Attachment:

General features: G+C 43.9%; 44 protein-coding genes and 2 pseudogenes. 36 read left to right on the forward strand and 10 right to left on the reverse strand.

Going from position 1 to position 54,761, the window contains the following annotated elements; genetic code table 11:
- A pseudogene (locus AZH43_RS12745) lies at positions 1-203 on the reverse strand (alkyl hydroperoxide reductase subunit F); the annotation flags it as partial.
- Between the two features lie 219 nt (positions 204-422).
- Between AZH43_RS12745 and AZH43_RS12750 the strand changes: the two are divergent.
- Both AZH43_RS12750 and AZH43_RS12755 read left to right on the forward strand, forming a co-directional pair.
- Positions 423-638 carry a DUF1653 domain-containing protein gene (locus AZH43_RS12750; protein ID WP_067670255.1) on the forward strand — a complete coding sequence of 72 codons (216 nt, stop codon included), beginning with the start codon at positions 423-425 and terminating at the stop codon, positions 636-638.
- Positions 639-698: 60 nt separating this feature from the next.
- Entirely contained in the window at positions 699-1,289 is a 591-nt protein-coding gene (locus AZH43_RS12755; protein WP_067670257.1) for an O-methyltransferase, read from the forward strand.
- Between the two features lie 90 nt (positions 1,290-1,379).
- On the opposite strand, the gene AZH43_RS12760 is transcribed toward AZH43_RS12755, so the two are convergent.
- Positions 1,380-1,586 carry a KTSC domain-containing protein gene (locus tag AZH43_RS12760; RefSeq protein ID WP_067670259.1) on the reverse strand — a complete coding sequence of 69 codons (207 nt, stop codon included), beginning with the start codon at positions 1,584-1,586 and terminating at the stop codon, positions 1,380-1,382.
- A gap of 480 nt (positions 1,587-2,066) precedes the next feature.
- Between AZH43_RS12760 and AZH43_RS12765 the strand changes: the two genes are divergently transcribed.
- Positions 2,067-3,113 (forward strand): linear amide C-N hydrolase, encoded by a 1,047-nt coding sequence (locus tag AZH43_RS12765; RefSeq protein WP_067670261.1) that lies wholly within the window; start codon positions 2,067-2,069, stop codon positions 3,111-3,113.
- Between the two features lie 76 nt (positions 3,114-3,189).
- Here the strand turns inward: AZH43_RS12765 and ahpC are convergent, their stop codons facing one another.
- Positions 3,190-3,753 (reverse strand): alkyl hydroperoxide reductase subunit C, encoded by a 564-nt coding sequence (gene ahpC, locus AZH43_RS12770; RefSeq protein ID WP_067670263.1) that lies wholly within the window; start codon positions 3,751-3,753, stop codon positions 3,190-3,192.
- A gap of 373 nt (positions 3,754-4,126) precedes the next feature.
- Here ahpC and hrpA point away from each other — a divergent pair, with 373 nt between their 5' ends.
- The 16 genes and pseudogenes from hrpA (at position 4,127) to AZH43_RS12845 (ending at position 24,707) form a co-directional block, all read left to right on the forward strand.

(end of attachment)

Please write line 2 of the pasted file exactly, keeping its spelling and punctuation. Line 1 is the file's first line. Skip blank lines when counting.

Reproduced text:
Going from position 1 to position 54,761, the window contains the following annotated elements; genetic code table 11: